Situated in New Cross, South London, Goldsmiths' College is part of the University of London and has a reputation for producing creative graduates in a range of subjects. Visual artists Lucien Freud, Bridget Riley and Damien Hirst all studied there. Among musicians, the college's alumni include such notables as John Cale, Linton Kwesi Johnson and three-quarters of Blur (Albarn, Coxon & James). In recent years, the college has increasingly acquired a reputation for musical exploration and experimentation, partly due to the presence on its teaching staff of pianists John Tilbury and Dave Smith, plus its regular hosting of concerts of contemporary compositions and improvised music. All of which makes it fitting that this CD release is titled after the college where it was recorded, in August 2015.
There are plenty of connections binding together the musicians on the recording, and the list of their names is enough to whet the appetite for the music itself. The list is dominated by Tilbury on piano who was in a well-established trio with Welsh harpist Rhodri Davies and Norwegian bassist Michael Duch, the three having recorded the excellent Cornelius Cardew Works 1960-70 (+3dB Records, 2010), and played a trio concert the day before this recording. The harpist's sister, violinist Angharad, was in a duo with the classically-trained Lithuanian violinist Lina Lapelyte. The line-up was completed by John Lely, on objects, electronics and melodica, a former student at Goldsmiths who had studied with Tilbury. "First Page for Five", a piece by Lely, is one of three compositions performed by the six players, the others being the exotically-titled "A Reward is Given for the Best Inframammary Fold No. 4" by Sarah Hughes and "Circular Music no. 6" by Jürg Frey.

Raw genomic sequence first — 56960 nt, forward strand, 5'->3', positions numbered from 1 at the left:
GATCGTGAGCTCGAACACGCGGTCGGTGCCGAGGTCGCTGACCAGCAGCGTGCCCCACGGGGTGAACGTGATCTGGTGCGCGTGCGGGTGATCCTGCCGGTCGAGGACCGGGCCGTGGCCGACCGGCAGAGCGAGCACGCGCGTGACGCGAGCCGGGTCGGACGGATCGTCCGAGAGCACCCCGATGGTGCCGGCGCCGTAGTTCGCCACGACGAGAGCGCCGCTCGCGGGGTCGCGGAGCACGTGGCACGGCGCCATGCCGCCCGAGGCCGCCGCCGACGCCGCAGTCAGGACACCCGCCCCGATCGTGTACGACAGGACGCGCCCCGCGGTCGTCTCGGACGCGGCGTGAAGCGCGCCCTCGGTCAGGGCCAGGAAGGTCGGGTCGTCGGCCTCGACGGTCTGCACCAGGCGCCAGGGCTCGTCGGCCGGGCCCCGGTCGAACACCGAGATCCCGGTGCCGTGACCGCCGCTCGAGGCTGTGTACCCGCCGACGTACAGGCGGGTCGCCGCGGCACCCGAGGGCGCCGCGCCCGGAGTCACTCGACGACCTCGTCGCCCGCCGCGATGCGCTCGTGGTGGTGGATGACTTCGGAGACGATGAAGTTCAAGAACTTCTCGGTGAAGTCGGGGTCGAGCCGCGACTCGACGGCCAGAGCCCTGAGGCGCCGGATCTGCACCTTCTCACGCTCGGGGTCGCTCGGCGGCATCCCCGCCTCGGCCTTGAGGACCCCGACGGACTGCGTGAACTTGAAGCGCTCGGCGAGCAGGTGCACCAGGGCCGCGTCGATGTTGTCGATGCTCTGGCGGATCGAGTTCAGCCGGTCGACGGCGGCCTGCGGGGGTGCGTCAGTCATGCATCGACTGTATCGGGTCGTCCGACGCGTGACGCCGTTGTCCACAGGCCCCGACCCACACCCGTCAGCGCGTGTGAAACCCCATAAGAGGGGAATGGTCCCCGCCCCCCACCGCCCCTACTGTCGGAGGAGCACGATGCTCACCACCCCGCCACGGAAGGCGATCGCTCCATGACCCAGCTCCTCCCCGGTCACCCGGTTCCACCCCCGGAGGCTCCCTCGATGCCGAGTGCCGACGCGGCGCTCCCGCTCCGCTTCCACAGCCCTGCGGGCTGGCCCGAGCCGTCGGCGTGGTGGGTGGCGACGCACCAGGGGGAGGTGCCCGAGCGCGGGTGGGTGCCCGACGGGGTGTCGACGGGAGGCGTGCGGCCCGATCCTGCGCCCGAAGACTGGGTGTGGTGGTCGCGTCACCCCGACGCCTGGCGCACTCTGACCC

The Hughes and Lely compositions have similar structures, with the strings and electronics creating appealingly full, rich soundscapes. On the Hughes piece, Tilbury adds his own trademark, an economical use of arpeggios that fit in perfectly with the rest but repeatedly bubble to the surface and command attention. The album successfully blurs the boundary between composed and improvised music; the most successful track is also its longest, at just under twenty minutes, "Goldsmiths Improvisation, 31.08.15", a group improvisation that fits in seamlessly among the compositions without breaking the album's flow.
Throughout, Duch's bass solidly underpins the ensemble passages and provides occasional rumbling climaxes. In some ways it seems remiss to single Duch out, as all six musicians contribute to the group's sound, and the music would be poorer without any one of them. The album closes atmospherically with the understated Frey piece, which pairs a textural landscape of scraped sounds and hisses with similarly restrained vocals from Lapelyte. It is a fitting way to conclude an album that seems certain to stand the test of time and improve with age.
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